Trip Support Specialist Boosts Presence In The Americas

 - August 14, 2013, 11:45 AM
In addition to its headquarters in Dubai, trip-support group United Aviation Services has offices in 37 countries worldwide, including a new facility in Houston, Texas, that will make it more responsive to clients in North and South America.

International trip support group United Aviation Services (UAS) is significantly boosting its ability to serve clients in the Americas with the opening next month of a new headquarters for the region in Houston, Texas. Like its world headquarters in Dubai, the new UAS facility will operate 24/7 and it is set to have more than 50 staff by the end of this year.

According to Jay Husary, UAS’s senior director of operations and sales, the Houston office will give its service a more local feel for its established client base in North America. The new office is to be managed by experienced international flight-planning executive Ryan Frankhouser, who was formerly with Arinc Direct and who will report directly to Husary.

At the same, UAS says the facility’s closer proximity to Latin America should improve the customer experience in that region. The company already employs Spanish and Portuguese speakers and has experience supporting operators throughout Latin America. It will be establishing more local liaison offices in the region.

Husary told AIN that UAS has a strong track record in supporting trips in parts of the world where lack of infrastructure and the absence of an established service culture can make operations challenging, such as in the Commonwealth of Independent States, Africa and parts of the Middle East. The company, which was founded in 2000, has made significant investments in recruiting and training staff based in 37 locations around the world. It has 37 different nationalities among its 350 personnel and between them they speak 40 languages.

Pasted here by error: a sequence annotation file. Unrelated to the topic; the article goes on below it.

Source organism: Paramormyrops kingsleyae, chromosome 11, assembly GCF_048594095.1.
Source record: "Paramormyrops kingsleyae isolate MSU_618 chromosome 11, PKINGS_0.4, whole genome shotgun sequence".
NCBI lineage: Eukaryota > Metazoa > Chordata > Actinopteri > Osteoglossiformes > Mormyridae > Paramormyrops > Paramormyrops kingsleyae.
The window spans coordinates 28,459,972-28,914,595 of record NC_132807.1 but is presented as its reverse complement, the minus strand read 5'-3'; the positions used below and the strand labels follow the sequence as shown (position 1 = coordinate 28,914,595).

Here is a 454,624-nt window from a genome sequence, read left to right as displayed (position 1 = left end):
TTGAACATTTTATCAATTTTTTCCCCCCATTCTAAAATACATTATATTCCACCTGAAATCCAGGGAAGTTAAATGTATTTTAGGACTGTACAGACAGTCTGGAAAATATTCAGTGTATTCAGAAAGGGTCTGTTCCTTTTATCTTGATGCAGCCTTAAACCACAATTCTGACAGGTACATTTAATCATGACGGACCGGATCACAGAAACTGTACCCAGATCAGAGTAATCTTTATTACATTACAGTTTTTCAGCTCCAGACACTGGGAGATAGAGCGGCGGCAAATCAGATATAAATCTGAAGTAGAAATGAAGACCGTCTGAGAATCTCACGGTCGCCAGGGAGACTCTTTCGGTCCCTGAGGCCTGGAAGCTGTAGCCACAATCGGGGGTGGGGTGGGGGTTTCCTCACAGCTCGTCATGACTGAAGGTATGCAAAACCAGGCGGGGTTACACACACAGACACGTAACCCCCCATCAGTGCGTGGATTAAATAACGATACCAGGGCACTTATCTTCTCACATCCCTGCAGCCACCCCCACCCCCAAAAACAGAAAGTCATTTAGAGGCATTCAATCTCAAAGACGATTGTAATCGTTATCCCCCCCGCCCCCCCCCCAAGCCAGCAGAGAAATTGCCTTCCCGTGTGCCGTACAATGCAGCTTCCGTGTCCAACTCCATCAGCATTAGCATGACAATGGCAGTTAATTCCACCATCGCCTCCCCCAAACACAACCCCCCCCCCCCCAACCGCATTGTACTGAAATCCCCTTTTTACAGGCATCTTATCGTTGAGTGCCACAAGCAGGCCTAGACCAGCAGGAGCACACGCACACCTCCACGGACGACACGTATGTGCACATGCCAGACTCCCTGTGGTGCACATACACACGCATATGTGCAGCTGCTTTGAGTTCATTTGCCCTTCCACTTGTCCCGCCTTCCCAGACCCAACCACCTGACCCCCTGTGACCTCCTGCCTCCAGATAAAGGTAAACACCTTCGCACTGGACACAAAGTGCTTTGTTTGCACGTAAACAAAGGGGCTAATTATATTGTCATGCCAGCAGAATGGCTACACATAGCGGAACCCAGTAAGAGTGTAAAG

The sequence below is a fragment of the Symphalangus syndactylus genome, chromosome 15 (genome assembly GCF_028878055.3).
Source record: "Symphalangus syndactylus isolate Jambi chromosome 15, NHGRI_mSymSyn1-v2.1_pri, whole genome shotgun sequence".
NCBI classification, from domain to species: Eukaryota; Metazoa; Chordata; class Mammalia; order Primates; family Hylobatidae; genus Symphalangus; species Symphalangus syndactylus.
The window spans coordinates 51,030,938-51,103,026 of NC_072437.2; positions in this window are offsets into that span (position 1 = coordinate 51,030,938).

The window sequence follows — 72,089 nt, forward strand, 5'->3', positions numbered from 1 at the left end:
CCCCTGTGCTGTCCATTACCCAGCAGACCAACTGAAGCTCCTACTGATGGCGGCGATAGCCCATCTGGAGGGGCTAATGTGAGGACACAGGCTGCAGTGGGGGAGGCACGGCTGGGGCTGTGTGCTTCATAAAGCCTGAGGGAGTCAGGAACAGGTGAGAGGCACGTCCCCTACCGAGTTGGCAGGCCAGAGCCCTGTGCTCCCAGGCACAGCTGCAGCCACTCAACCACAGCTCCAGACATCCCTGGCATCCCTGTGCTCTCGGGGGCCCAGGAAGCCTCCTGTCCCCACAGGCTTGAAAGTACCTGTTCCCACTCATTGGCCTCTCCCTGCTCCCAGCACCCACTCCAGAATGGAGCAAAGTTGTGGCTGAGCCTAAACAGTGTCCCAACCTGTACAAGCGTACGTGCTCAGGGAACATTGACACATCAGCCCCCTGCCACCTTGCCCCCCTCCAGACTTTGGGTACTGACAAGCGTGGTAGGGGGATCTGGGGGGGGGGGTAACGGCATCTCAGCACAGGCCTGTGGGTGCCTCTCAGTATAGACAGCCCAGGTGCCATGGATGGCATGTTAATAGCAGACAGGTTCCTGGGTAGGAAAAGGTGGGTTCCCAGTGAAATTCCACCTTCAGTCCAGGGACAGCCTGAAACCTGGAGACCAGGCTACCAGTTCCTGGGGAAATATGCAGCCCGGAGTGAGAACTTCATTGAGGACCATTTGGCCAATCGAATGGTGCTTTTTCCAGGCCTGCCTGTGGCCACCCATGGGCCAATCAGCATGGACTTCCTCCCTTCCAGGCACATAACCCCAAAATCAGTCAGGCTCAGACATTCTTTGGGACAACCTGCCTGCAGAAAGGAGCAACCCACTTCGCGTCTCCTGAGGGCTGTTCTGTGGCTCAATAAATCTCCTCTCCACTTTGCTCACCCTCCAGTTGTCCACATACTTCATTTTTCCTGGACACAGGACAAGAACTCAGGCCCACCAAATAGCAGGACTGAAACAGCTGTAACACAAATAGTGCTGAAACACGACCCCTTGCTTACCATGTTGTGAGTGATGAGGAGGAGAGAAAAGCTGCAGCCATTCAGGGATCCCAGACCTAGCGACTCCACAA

One of the most recent additions to its network is at Bishkek in Kyrgystan. It took more than a year of preparation to establish this operation, but Husary insisted, “We won’t start a project with a UAS tag on it without ensuring that we can do things to the same standard.”

“We ensure that our people have a good understanding of all the regulations and procedures, and we also have worked hard to develop good relationships with [aviation] authorities,” he explained. “In every country people have their own interpretation of what customer service is, but we train them all to understand what the people they are serving will expect.” UAS conducts regular audits to ensure that service is being delivered to a consistently high standard at all its locations.

In UAS’s experience to date, operating conditions vary significantly between Latin American countries depending largely on how flexible the local authorities are in their attitude to business aircraft operators. Husary highlighted Venezuela as one of the region’s more challenging countries, partly because the authorities there are prone to issuing multiple changes to Notams at short notice. In Mexico, the enforcement of customs and immigration rules can be inconvenient.

“With the U.S. economy recovering and sustained economic growth across Latin America, especially Brazil and Mexico, customers are flying more and we are seeing an increased demand for our services,” commented Husary. “While the level of services we provide from Dubai is outstanding, we believe this new office will greatly improve the customer service and quality we can provide through local coordination to our clients in this region.”

UAS (Stand 1001) provides the following services from its offices in Dubai and Houston: flight planning and weather services; ground handling; short-notice overflight and landing permits; pre-arranged fuel, airport and ground assistance for crew and passengers; hotel accommodation; ground transportation; concierge services and catering arrangements.